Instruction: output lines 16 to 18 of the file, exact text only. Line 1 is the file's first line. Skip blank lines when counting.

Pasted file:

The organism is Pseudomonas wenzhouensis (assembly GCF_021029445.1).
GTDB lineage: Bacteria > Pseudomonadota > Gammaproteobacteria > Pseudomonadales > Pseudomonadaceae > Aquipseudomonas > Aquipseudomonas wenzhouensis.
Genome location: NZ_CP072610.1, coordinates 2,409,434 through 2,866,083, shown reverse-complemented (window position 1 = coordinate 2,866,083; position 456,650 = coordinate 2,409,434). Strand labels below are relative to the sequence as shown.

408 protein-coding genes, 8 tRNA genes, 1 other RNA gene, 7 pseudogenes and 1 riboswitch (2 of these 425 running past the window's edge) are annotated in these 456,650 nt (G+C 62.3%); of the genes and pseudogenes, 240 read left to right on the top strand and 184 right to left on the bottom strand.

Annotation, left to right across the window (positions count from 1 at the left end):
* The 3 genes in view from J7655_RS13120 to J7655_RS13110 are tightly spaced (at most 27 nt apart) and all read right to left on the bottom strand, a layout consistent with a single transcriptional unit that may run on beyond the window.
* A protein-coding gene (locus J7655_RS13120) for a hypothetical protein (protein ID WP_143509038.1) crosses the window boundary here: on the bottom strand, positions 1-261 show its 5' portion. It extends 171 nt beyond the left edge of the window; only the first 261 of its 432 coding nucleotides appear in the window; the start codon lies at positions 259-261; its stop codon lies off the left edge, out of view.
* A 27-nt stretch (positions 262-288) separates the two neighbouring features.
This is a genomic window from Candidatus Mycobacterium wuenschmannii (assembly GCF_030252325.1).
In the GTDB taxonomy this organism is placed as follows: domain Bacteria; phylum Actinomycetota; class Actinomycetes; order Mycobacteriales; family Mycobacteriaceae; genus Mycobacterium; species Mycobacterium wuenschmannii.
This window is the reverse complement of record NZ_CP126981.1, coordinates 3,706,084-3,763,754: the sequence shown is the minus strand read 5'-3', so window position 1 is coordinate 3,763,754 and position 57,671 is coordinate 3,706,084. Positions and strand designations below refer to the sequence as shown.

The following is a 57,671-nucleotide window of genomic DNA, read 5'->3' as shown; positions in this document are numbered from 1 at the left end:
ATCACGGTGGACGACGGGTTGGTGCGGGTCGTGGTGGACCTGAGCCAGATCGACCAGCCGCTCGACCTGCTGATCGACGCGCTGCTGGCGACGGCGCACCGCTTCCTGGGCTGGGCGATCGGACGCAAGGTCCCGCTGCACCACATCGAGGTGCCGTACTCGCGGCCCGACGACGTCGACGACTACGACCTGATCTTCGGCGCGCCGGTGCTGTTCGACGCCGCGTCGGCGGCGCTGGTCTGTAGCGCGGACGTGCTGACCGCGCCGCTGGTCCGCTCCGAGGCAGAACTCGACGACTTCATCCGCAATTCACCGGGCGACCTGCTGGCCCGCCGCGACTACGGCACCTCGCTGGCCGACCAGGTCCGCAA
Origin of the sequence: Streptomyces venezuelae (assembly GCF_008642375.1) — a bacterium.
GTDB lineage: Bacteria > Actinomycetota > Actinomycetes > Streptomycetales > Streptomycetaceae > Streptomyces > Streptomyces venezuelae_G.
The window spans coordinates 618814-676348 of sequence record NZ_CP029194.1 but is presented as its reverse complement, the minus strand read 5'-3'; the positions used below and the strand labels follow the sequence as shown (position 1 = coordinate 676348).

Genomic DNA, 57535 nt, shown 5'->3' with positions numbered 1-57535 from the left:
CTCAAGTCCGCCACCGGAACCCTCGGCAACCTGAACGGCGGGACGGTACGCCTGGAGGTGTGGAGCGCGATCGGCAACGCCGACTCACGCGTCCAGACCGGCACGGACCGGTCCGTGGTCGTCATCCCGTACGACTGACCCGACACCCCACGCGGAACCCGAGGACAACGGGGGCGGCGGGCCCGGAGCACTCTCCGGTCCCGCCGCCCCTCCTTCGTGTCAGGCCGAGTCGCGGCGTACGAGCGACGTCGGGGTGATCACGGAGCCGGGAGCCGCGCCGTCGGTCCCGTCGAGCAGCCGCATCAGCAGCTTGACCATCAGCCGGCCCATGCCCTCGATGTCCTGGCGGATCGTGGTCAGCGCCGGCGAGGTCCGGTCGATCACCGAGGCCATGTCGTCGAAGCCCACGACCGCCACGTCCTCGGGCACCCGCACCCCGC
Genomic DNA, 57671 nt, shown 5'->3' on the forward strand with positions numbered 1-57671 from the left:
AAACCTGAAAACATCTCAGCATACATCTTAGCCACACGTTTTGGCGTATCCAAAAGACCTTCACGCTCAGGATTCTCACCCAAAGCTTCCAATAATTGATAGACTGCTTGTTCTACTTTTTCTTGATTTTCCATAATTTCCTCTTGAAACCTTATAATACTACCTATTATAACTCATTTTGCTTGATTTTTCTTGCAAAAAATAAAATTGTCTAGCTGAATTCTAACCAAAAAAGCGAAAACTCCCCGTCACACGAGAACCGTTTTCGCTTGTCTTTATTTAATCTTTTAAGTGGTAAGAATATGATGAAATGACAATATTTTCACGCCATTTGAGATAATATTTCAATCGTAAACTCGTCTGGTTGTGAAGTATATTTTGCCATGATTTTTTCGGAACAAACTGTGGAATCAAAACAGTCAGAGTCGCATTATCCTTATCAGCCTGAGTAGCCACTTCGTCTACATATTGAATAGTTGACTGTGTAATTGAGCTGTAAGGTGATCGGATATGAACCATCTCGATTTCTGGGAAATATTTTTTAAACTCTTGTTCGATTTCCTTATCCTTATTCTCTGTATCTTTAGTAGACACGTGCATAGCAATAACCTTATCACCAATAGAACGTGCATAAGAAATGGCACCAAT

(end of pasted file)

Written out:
The window spans coordinates 618814-676348 of sequence record NZ_CP029194.1 but is presented as its reverse complement, the minus strand read 5'-3'; the positions used below and the strand labels follow the sequence as shown (position 1 = coordinate 676348).

Genomic DNA, 57535 nt, shown 5'->3' with positions numbered 1-57535 from the left:
CTCAAGTCCGCCACCGGAACCCTCGGCAACCTGAACGGCGGGACGGTACGCCTGGAGGTGTGGAGCGCGATCGGCAACGCCGACTCACGCGTCCAGACCGGCACGGACCGGTCCGTGGTCGTCATCCCGTACGACTGACCCGACACCCCACGCGGAACCCGAGGACAACGGGGGCGGCGGGCCCGGAGCACTCTCCGGTCCCGCCGCCCCTCCTTCGTGTCAGGCCGAGTCGCGGCGTACGAGCGACGTCGGGGTGATCACGGAGCCGGGAGCCGCGCCGTCGGTCCCGTCGAGCAGCCGCATCAGCAGCTTGACCATCAGCCGGCCCATGCCCTCGATGTCCTGGCGGATCGTGGTCAGCGCCGGCGAGGTCCGGTCGATCACCGAGGCCATGTCGTCGAAGCCCACGACCGCCACGTCCTCGGGCACCCGCACCCCGC